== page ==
In December of 2015, Vlada Knowlton and her family were adapting to the realities of their five-year-old daughter Annabelle’s transgender identity, and after a difficult period of adjustment things were going great. Then she got a phone call. It was Aidan Key, founder of Gender Diversity, a support group for parents of trans kids that had helped the Knowlton family navigate the often-frightening process of affirming a child’s gender identity. Key had bad news. A new wave of anti-trans legislation was about to hit Washington, and he had a difficult request for Knowlton: Would she be willing to apply her skills as a filmmaker to document the coming struggle?
“I never intended to make a film about transgender people, because for me it was such a personal thing,” Knowlton says, “I’d already gone through that trauma and thought things were gonna get good in our lives again. But it became clear to me after this conversation that I had to use whatever skills I had to start fighting, not only for my own child but for all people like her.”
The result is a full-length documentary, The Most Dangerous Year, which chronicles the struggle of people like Knowlton and her family as they fought multiple legislative efforts to deny civil rights to trans people. The film makes its world premiere on Capitol Hill at The Egyptian Theater as part of the Seattle International Film Festival.
The measures came in quick succession, from a state senate bill that attempted to repeal a rule that allows transgender people access to the restroom that matches their gender identity to two consecutive initiatives attempting the same. All three efforts failed, thanks to the opposition of activists, lawmakers, and families.
The Most Dangerous Year chronicles this alarming chapter in Washington’s civil rights history. “This dark cloud was hanging over our head for two years straight,” Knowlton says, “It felt like being in our own private war zone and only we could feel it.”
After Key’s call to action, Knowlton went right to work. In January of 2016 she started filming the protests and legislative sessions concerning the succession of “bathroom bills,” which often put her in the same room with the very people who considered her five-year-old daughter a danger to society.
“Looking back, I’m not sure how I managed to get through that. I had to force myself to put on my filmmaker hat in those situations—you have to put all your parental emotions aside and do your job. It wasn’t easy.”
Knowlton remembers exactly where she was when she heard the news that the last anti-trans initiative, I-1552, failed to receive enough signatures to get on the ballot. She was on a ferry with her family heading to Victoria for a birthday party when she started receiving a flood of texts and phone calls.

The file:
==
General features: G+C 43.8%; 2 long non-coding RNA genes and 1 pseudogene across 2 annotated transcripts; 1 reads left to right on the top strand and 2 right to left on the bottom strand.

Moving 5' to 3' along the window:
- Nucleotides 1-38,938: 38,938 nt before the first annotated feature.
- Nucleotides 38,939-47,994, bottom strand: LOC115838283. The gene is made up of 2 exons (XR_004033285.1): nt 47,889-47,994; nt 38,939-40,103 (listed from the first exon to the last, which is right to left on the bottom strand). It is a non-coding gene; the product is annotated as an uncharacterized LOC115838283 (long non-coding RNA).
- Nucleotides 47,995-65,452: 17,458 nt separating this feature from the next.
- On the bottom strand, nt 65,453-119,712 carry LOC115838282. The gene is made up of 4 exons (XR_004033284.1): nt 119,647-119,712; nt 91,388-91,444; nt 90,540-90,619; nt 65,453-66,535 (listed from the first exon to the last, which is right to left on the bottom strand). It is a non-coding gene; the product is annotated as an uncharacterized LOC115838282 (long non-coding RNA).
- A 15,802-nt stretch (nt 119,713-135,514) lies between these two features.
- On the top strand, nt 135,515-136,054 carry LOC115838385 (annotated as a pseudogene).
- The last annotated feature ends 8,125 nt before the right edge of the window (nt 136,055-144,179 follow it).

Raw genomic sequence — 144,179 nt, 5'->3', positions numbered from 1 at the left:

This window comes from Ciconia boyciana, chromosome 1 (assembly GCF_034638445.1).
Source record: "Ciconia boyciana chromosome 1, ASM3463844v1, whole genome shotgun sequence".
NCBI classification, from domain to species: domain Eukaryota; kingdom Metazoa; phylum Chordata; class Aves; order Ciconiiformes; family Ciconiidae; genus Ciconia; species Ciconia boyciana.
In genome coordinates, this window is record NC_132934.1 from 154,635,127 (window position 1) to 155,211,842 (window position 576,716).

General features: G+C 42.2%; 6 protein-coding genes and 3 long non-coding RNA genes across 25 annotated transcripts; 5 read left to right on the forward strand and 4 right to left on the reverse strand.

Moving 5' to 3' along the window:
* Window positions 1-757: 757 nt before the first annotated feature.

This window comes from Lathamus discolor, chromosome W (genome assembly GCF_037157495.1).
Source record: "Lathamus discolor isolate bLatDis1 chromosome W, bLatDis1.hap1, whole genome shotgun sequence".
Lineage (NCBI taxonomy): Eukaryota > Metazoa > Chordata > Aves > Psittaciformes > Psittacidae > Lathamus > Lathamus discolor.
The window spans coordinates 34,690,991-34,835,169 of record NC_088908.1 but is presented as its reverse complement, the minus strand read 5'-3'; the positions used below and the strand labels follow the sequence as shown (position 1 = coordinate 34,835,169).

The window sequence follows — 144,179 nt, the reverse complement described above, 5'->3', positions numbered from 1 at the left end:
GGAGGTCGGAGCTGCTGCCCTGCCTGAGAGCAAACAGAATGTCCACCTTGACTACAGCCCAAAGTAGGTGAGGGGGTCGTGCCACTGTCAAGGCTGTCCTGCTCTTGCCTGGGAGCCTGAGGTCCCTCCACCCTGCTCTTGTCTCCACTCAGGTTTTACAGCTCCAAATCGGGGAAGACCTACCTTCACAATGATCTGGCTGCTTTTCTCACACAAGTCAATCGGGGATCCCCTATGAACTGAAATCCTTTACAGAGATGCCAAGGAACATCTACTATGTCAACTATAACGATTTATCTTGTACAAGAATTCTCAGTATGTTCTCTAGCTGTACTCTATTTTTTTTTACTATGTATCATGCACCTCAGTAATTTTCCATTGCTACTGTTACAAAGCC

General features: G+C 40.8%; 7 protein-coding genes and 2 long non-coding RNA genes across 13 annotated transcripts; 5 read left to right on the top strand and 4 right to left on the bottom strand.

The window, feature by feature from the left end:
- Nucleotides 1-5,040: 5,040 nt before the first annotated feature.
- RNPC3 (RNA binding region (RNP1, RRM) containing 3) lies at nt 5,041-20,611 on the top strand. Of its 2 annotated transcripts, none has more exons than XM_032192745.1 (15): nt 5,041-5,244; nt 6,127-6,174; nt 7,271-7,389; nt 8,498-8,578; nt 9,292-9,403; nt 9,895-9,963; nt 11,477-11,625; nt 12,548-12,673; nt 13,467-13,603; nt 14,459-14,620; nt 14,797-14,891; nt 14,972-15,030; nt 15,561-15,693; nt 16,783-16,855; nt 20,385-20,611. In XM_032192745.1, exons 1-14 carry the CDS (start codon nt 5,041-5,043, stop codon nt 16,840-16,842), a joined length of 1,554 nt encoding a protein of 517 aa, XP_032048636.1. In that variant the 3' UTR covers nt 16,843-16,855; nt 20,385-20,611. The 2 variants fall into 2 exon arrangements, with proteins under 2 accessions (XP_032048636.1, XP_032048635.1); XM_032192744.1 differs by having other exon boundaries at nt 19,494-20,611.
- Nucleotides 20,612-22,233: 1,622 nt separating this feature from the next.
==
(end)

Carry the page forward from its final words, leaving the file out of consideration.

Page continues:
“The feeling hit me so hard I had to stand up, walk away from my family and run into the bathroom and just cry for five minutes,” she recalls, “I was sitting there in the dirty bathroom stall crying and I thought, ‘My daughter still has the right to go to the bathroom on this ferry.’ It was the most incredible relief and happiness.”
Knowlton experienced a further measure of victory from those years of struggle when her film was accepted into SIFF, where it will make its world premiere. Lawmakers, fellow activists and families who lived through the events and appear in the film will be in attendance.
Knowlton says her daughter Annabelle, now seven years old, loves the movie. She’s living happily as her true self, surrounded by affirming friends, teachers and family.
“When we talk to her about these issues we explain: ‘There are a lot of things people in the world don’t understand, and one of the things people still don’t understand very well is what it means to be born transgender. That doesn’t mean they won’t understand forever, it just means that this is new information in this part of our history. Everybody who meets you understands what this is all about and they love you, so everything’s fine. But the people who don’t know any transgender people are still confused and kinda scared. We’re fighting to make sure everybody starts to understand and becomes educated, and everything will be okay in the end.’ It’s a simple story because it’s true.”
The Most Dangerous Year premieres at SIFF May 29 at the Egyptian, with another screening June 2 at Shoreline Community College Theater. SIFF 2018 runs through June 10th. For the festival schedule and tickets visit siff.net.
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